Monday, March 18, 2019

The Qwerty Keyboard

As yet again, I realise I've written the word 'hosue' (a favourite mistake) and murmur grateful thanks as my spellcheck changes it to 'house', I regret the fact that I never learned to touch-type. When I was at school it was pretty much discouraged if you were on a academic syllabus since you'd only need it if you were going to be a typist.

Of course, when it became obvious that this was a serious, all but essential skill in the internet world, I could have taken time out to teach myself but by then I was really quite speedy in a slapdash sort of way and so I've gone on.

The typewriter that I was first allowed to try was an ancient model, the kind you see in old black and white movies, used my my minister uncle for his sermons. I was seven, I think, and I was enchanted. I already wrote stories, but how much more like real, proper stories they seemed when they were printed, even if the letters jumped sometimes. I got my own, very similar, sit-up-and-beg typewriter when I was eleven, and I loved it to bits. The much slicker one that eventually replaced it never had my heart in the same way and my computer keyboard is just a means to an end. I miss the triumphant ping! and slam back as you came to the end of each line.

I never gave much thought to the weird qwerty arrangement of letters, an arrangement that has been in place unchanged for well over a hundred years. If you'd put me on the spot, I suppose I'd have said it was probably based on the letters most frequently used in the English language and the quickest way of reproducing them.

Then I heard the theory that this was entirely wrong; they were actually arranged in such a way as to slow down typing speed, since if you typed so fast that one key had not gone back to its place before the next one was hit, the machine would jam - and yes, when I got ahead of myself I certainly remember that happening.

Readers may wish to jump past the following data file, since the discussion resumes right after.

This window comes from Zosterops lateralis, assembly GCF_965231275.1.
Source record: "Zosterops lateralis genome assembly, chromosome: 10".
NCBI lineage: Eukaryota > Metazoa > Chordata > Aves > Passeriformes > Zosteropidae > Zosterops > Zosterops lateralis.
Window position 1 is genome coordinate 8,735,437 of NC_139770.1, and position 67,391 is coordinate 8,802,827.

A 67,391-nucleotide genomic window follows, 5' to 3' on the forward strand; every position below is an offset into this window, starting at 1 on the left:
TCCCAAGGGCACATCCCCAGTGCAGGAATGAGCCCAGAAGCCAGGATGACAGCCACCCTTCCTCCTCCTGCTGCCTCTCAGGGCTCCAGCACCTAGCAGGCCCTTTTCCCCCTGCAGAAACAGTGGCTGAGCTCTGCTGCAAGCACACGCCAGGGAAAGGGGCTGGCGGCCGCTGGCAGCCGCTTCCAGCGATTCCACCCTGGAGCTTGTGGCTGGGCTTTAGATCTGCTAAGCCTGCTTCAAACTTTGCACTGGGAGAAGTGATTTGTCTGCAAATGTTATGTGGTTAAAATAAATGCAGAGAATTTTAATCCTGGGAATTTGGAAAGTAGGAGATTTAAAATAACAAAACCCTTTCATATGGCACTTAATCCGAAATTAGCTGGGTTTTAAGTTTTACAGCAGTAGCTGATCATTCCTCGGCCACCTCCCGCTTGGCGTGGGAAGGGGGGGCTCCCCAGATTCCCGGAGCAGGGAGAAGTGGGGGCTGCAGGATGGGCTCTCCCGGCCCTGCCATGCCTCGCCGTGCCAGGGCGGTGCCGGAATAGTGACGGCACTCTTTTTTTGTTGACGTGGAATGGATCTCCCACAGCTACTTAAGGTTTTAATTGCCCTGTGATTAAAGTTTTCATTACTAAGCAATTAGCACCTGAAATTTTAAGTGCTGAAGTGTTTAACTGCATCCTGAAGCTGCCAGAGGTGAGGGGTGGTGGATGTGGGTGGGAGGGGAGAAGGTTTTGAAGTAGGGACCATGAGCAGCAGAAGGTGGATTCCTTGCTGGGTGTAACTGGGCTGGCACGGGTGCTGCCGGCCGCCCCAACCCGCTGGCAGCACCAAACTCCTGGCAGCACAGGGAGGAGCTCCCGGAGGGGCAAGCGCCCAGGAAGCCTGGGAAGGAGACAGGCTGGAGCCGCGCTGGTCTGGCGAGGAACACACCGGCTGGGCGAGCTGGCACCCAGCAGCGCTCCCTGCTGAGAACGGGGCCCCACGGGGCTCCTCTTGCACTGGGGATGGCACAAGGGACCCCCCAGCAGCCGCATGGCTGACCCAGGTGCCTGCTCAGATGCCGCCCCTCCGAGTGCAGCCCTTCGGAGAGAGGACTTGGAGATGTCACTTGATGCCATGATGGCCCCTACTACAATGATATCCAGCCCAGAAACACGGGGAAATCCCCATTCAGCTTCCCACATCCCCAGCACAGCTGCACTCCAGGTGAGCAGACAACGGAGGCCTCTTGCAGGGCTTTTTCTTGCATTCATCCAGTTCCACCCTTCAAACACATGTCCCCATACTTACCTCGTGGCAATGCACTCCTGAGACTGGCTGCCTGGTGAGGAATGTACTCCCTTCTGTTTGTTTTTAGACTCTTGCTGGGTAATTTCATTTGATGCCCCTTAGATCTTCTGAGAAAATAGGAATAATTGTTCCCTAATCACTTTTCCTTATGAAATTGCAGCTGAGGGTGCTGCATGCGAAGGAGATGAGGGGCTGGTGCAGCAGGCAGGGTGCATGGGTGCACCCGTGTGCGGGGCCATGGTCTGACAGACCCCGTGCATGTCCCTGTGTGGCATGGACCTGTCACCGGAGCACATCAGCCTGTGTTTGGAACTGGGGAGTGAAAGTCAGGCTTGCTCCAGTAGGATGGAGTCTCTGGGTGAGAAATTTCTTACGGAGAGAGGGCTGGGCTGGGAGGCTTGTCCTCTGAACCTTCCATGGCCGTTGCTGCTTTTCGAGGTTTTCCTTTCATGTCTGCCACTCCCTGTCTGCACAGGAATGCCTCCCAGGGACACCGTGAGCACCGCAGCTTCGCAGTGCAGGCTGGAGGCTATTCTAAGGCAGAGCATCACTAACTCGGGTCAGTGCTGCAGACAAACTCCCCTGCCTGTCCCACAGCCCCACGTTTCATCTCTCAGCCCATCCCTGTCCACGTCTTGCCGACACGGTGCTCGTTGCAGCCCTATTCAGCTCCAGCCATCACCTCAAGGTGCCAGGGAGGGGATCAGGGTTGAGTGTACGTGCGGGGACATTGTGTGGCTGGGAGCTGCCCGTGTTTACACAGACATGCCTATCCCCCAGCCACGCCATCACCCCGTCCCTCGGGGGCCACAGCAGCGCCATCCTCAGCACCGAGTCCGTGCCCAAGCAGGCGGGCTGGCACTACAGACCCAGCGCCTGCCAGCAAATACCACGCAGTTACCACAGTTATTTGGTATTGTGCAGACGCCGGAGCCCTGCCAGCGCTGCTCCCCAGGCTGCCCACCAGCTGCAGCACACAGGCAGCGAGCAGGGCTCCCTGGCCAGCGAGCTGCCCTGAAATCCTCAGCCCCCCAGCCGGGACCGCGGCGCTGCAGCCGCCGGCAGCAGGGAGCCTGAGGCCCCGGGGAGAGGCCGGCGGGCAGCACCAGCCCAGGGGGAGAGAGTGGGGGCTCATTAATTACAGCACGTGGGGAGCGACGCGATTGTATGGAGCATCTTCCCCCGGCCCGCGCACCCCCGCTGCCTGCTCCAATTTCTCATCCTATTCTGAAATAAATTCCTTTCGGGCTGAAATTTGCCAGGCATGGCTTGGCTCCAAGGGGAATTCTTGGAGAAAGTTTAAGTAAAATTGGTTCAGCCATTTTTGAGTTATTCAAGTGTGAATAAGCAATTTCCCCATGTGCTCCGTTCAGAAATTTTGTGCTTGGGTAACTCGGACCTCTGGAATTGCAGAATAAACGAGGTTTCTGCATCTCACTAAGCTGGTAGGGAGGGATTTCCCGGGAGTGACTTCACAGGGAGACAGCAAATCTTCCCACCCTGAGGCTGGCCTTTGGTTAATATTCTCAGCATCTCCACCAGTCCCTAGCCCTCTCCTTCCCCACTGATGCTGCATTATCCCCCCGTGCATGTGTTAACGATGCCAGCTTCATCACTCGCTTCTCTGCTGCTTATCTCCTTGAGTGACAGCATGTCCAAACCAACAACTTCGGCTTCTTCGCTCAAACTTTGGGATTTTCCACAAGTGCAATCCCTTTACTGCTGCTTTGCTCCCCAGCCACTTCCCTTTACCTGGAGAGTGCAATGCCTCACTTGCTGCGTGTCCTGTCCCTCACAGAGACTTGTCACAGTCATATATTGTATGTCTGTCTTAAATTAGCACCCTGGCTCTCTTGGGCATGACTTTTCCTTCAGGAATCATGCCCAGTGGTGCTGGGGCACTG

But apparently this isn't accepted as entirely true either. When Christopher Sholes, a newspaper editor and senator from small-town Pennsylvania became enamored of the idea of 'playing the literary piano' instead of using a pen in 1868, he first devised a machine that did indeed look like a piano, or organ, perhaps, with two rows of ivory and ebony keys. Over the years it was modified and altered as its uses became more defined in a rather haphazard way, but after Remington started producing the qwerty arrangement on their typewriters, somehow that was what stuck.

What it most definitely isn't is the most efficient arrangement. In 1936 August Dvorak designed a much more ergonomic keyboard. Using the qwerty keyboard to copy a test text a typist's fingers would travel twenty miles, compared to one mile on the Dvorak version.

And what happened? Nothing. We all just stuck with qwerty. There are new systems on offer now that can easily be installed on a computer. But I think the reluctance to take time away from our feverish typing, which stopped me learning to touch-type long ago, still operates and qwerty is still king.

I have to admit I now wonder exactly how many typing miles I do on an average working day. Anyone got a fitbit for fingers?


Susan D said...

I know. I find it amazing that, whatever the reasoning behind the arrangement of the qwerty keyboard, it has lasted forever, for over 150 years, and just hasn't budged. Funny how no new generation has really taken on something else and run with it.

Aline Templeton said...

Even though I can't touch-type I have a good idea of where the letters I want are and if I changed it would mean going back to hunt and peck, so I suppose that's partly what stops us and even if we could just download an app we'd have to buy a new compatible keyboard too. Inertia is a wonderful thing!